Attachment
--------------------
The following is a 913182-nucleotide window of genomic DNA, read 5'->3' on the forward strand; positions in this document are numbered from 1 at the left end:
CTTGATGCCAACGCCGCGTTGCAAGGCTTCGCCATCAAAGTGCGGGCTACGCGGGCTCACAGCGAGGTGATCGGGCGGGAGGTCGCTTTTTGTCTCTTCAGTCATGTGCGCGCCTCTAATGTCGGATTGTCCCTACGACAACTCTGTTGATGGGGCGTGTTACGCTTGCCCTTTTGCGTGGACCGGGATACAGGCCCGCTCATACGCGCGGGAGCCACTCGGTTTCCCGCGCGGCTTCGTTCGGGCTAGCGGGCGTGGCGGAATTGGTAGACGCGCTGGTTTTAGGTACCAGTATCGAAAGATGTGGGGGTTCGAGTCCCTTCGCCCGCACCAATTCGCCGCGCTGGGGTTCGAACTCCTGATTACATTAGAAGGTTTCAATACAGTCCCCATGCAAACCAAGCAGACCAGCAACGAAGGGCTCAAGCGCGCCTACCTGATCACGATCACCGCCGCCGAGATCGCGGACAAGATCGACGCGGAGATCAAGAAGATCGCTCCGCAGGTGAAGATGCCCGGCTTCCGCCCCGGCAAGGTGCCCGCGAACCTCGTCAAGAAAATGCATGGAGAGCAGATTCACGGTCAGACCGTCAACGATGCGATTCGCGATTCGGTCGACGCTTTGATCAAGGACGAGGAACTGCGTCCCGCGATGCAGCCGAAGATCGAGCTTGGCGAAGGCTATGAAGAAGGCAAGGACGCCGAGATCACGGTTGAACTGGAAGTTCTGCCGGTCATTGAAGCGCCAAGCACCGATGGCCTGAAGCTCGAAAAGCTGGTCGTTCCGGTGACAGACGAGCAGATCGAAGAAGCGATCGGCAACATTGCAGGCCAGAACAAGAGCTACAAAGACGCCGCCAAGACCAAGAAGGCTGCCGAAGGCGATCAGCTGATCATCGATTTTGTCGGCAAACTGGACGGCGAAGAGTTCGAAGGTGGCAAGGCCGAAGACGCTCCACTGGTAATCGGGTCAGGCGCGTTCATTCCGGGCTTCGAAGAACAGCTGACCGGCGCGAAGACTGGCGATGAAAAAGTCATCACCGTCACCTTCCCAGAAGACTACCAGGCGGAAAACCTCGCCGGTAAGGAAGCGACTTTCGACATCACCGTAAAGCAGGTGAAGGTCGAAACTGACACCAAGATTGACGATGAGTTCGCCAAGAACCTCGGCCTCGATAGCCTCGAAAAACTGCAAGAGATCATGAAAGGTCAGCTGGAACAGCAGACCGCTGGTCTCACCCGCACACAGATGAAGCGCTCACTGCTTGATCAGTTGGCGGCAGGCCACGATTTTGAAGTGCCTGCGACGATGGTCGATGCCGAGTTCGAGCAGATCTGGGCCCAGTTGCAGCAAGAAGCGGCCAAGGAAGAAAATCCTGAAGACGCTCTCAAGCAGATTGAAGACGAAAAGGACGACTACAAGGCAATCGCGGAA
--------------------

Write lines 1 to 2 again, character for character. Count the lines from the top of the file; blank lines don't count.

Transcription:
The following is a 913182-nucleotide window of genomic DNA, read 5'->3' on the forward strand; positions in this document are numbered from 1 at the left end:
CTTGATGCCAACGCCGCGTTGCAAGGCTTCGCCATCAAAGTGCGGGCTACGCGGGCTCACAGCGAGGTGATCGGGCGGGAGGTCGCTTTTTGTCTCTTCAGTCATGTGCGCGCCTCTAATGTCGGATTGTCCCTACGACAACTCTGTTGATGGGGCGTGTTACGCTTGCCCTTTTGCGTGGACCGGGATACAGGCCCGCTCATACGCGCGGGAGCCACTCGGTTTCCCGCGCGGCTTCGTTCGGGCTAGCGGGCGTGGCGGAATTGGTAGACGCGCTGGTTTTAGGTACCAGTATCGAAAGATGTGGGGGTTCGAGTCCCTTCGCCCGCACCAATTCGCCGCGCTGGGGTTCGAACTCCTGATTACATTAGAAGGTTTCAATACAGTCCCCATGCAAACCAAGCAGACCAGCAACGAAGGGCTCAAGCGCGCCTACCTGATCACGATCACCGCCGCCGAGATCGCGGACAAGATCGACGCGGAGATCAAGAAGATCGCTCCGCAGGTGAAGATGCCCGGCTTCCGCCCCGGCAAGGTGCCCGCGAACCTCGTCAAGAAAATGCATGGAGAGCAGATTCACGGTCAGACCGTCAACGATGCGATTCGCGATTCGGTCGACGCTTTGATCAAGGACGAGGAACTGCGTCCCGCGATGCAGCCGAAGATCGAGCTTGGCGAAGGCTATGAAGAAGGCAAGGACGCCGAGATCACGGTTGAACTGGAAGTTCTGCCGGTCATTGAAGCGCCAAGCACCGATGGCCTGAAGCTCGAAAAGCTGGTCGTTCCGGTGACAGACGAGCAGATCGAAGAAGCGATCGGCAACATTGCAGGCCAGAACAAGAGCTACAAAGACGCCGCCAAGACCAAGAAGGCTGCCGAAGGCGATCAGCTGATCATCGATTTTGTCGGCAAACTGGACGGCGAAGAGTTCGAAGGTGGCAAGGCCGAAGACGCTCCACTGGTAATCGGGTCAGGCGCGTTCATTCCGGGCTTCGAAGAACAGCTGACCGGCGCGAAGACTGGCGATGAAAAAGTCATCACCGTCACCTTCCCAGAAGACTACCAGGCGGAAAACCTCGCCGGTAAGGAAGCGACTTTCGACATCACCGTAAAGCAGGTGAAGGTCGAAACTGACACCAAGATTGACGATGAGTTCGCCAAGAACCTCGGCCTCGATAGCCTCGAAAAACTGCAAGAGATCATGAAAGGTCAGCTGGAACAGCAGACCGCTGGTCTCACCCGCACACAGATGAAGCGCTCACTGCTTGATCAGTTGGCGGCAGGCCACGATTTTGAAGTGCCTGCGACGATGGTCGATGCCGAGTTCGAGCAGATCTGGGCCCAGTTGCAGCAAGAAGCGGCCAAGGAAGAAAATCCTGAAGACGCTCTCAAGCAGATTGAAGACGAAAAGGACGACTACAAGGCAATCGCGGAA